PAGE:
Privy Portrait

Jean-Luc Benoziglio

Jean-Luc Benoziglio

Distributed for Seagull Books

Translated by Tess Lewis
264 pages | 5 x 8
Cloth $24.00 ISBN: 9780857421661 Will Publish July 2014 World sales rights except India
The narrator in Jean-Luc Benoziglio’s Privy Portrait has fallen on hard times. His wife and young daughter have abandoned him, he has no work or prospects, he’s blind in one eye, and he must move into a horribly tiny apartment with his only possession: a twenty-five-volume encyclopedia. His neighbors, the Shritzkys, are vulgar, narrow-minded, and racist. And because he has no space for his encyclopedia in his cramped room, he stores it in the communal bathroom, and this becomes a major point of contention with his neighbors. The bathroom is also the only place he can find refuge from the Shritzkys’ blaring television, and he barricades himself in it to read his encyclopedia, much to the chagrin of the rest of the residents of the building.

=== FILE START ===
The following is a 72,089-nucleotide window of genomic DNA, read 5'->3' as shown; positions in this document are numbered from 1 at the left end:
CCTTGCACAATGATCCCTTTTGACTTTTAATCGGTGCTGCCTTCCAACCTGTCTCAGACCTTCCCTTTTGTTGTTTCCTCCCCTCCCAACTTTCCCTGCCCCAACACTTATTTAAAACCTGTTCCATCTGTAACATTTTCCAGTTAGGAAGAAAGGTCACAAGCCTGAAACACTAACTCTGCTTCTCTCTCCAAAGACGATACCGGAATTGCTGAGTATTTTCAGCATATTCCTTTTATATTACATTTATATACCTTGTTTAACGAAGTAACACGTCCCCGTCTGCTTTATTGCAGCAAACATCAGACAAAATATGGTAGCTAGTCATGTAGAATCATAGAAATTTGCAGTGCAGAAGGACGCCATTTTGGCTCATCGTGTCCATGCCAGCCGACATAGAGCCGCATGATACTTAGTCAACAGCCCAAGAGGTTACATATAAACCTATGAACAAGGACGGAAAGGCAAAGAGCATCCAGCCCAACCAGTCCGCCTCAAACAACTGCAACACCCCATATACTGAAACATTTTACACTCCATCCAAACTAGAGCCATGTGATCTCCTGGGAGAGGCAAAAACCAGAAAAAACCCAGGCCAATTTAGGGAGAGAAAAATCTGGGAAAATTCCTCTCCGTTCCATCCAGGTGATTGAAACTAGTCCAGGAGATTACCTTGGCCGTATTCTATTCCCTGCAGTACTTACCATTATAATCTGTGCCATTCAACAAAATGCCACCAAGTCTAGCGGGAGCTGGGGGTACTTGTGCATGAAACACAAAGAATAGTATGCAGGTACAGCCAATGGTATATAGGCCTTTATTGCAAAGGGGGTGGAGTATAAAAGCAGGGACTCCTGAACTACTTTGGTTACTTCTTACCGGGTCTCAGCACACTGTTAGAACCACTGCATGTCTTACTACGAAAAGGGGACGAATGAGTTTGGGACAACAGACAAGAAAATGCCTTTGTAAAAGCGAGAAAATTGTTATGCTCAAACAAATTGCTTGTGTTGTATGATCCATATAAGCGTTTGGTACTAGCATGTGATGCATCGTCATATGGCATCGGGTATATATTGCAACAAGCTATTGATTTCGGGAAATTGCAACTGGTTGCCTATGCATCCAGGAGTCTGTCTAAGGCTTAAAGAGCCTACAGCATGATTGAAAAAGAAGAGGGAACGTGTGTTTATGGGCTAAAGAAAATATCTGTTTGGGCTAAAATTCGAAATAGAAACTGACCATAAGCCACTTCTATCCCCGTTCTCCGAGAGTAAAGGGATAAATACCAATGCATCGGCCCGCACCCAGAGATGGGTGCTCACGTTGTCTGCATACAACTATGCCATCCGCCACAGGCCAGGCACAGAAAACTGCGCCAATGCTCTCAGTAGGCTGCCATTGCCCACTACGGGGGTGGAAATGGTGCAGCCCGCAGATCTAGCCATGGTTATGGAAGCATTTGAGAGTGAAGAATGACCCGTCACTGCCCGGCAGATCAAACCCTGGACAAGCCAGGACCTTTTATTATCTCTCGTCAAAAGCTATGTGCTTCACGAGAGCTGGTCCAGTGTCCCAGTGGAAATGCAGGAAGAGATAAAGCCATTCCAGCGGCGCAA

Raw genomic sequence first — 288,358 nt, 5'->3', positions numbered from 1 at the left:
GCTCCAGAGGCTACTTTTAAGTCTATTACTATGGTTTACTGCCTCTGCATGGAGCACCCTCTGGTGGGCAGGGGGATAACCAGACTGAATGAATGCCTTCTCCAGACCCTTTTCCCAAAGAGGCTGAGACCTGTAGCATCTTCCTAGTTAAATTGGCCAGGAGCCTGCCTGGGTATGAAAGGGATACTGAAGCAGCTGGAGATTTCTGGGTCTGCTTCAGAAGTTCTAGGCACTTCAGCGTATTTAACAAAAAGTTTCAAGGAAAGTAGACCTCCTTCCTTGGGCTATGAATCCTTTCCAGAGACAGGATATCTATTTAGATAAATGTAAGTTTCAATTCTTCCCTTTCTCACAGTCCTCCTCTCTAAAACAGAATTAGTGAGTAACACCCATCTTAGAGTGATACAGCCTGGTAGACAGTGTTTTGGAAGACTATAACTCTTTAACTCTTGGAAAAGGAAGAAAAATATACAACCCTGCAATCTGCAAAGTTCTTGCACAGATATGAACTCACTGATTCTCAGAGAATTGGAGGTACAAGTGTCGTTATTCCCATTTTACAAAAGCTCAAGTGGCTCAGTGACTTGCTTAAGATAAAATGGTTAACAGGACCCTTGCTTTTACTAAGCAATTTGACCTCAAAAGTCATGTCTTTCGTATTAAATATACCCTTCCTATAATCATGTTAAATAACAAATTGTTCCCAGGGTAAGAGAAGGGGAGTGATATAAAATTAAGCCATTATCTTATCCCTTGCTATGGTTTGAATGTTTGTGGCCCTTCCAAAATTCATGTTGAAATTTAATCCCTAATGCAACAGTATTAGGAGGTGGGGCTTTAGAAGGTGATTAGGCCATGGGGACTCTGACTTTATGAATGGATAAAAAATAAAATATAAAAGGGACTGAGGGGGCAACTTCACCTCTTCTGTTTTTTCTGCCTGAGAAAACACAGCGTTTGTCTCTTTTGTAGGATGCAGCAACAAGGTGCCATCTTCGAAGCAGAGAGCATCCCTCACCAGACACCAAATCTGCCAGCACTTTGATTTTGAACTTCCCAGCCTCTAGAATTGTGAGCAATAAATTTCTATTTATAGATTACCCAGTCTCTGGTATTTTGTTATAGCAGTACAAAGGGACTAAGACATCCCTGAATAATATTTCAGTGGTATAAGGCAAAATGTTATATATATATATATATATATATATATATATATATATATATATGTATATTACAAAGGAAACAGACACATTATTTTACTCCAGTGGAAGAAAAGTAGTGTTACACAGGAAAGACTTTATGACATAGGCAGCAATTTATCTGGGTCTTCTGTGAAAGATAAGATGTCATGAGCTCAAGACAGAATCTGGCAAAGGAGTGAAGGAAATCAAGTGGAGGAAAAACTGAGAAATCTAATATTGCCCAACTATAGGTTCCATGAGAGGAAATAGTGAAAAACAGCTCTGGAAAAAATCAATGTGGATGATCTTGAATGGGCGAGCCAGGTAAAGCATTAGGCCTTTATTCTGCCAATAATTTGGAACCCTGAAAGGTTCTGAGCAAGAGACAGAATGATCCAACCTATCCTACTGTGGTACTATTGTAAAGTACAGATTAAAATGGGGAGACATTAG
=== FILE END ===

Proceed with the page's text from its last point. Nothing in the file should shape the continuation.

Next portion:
Darkly amusing, Privy Portrait is the monologue of a man, disoriented by the gaping void of not knowing his own nationality, recounting the final remnants of his own sanity and his life. In this buffoonish, even grotesque, yet deeply pitiful man, Benoziglio explores, with a light yet profound touch, weighty themes such as the roles of family, history, one’s moral responsibility towards others, and the fragility of personal identity.
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